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How Much Can I Get For My Junk Car?

How Much Can I Get For My Junk Car

No one likes thinking that the car they invested their time and money in is now a worthless hunk of metal. But if you’ve suffered some catastrophic damages because of an accident, if you have a car that was simply left to rust and rot out in a field somewhere, or if it’s just been on the road for so long everything seems to have broken down at once and the cost of repairing it is far in excess of what it’s worth, you have a basic end-of-life vehicle on your hands and it’s what most of us would call a junk car. But “junk” is a relative term in this case, and that doesn’t mean it’s worthless by any means. You can still get some money out of it if you know what to do.

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What’s a Junk Car Worth?


Even in the junk phase, the value of a car can be as eclectic and wide-ranging as the values of new and used cars. You could be looking at as low as $50 or as high as several thousand dollars if it’s a newer model. That range is unhelpful without some context, so let’s dig into what makes the difference here.


In terms of pure scrap, which is to say just the raw value of the metal that’s in your car, in the year 2020 you’re looking at anywhere from $50 to $100 per ton. The average car weighs around two tons so that could net you anywhere from $150 to $200 in raw scrap value. Again, that’s an average weight and your car isn’t 100% steel. A few years back you might have been able to get upwards of $500 for that same amount of metal, but the market has changed and now the demand is low but the supply is still high so prices have suffered as a result.


A Ford F450 Super Duty Crew Cab weighs about 8,600 pounds which, at the high end of pure scrap, would be worth $430, so there’s clearly a range we’re dealing with here. Because of market fluctuations and geographical differences, you can probably expect that the scrap value of most cars is around $200 to $300 right now. The market is volatile though, so it’s worth Googling values before you settle on anything and you’re well within your rights to call and ask any scrap yard what the make and model you have is likely to be worth. There’s even a scrap app you can get on your phone that can give you up-to-date scrap prices if you’re interested. Download it, use it, and delete it again if you don’t plan to make selling scrap cars a hobby.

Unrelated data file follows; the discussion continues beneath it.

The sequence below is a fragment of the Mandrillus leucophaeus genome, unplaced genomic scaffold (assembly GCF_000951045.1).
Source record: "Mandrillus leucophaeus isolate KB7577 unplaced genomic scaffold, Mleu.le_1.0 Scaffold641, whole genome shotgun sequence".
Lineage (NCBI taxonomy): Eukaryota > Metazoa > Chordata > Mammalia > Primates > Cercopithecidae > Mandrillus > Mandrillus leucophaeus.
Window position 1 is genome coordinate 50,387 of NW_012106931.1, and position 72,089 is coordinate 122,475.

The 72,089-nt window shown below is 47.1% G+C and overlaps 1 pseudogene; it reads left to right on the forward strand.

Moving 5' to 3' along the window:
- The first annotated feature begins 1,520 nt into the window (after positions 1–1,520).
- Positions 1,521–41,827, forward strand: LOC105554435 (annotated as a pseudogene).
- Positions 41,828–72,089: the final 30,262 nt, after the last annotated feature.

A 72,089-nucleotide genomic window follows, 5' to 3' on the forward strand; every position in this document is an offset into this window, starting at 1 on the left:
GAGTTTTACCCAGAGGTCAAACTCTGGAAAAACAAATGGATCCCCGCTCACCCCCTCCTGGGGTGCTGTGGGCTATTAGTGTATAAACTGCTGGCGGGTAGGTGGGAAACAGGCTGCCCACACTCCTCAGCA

How Can I Get More for a Junk Car?


If your car is 100% scrap, you literally cannot get more than the scrap value for it. It would be like someone offering to pay you $10 for a $5 bill. Doesn’t make sense, right? There are websites out there that may tempt you by saying they pay up to $500 or $1000 for your scrap car but the keywords to focus on are “up to.” They’re just not going to offer that much for the car when it comes down to it. But they do want to buy your scrap car, so that’s how they tempt you to go to them.


So if your car is not worth more than a couple hundred dollars, can you ever make more? Yes and no. No, if it’s 100% scrap, but yes if it is not 100% scrap. That means if there are usable and valuable, in-demand parts on the car, you may be able to get a few extra dollars. If the car actually runs still, that’s a bonus. A car that’s still functional may not be worth much, but the scrap yard may sell it at an auction rather than junk it so the dollar value to you should reflect that. It won’t be a windfall by any means, but it’s a few more dollars in your pocket. Check the Kelley Blue book for your car if it’s still functional to get an idea of what it should be worth, even if in very poor condition.


The salvage price of a car will be higher than the scrap price because of any useful parts. If your A/C is still keeping your car frosty, that’s value added. Things like working mirrors, airbags, and of course a functional engine and transmission are all going to up the value of a junk car.


Time is also a factor when it comes to getting the most bang for your junk car buck. You may not think of it in those terms but the longer you let a car sit and wait, the less valuable it becomes even in terms of scrap. The metal in your junk car is going to deteriorate over time and that means rust will eat up your profits. If you know you want to junk a car, no need to wait on it.


How is a Junk Car Value Determined?


You have a handful of things to consider in terms of what is going to set the value of your junk car. As we’ve already established, the scrap value is the bulk of it, but it’s not all you need to consider. You can also look at;


  • Salvage value – what parts are still in good working order and what are they worth in your area?
  • Location – are you close to a scrap yard? What’s the scrap value in your part of the country? Will you need to pay for a tow to get the car where it needs to be?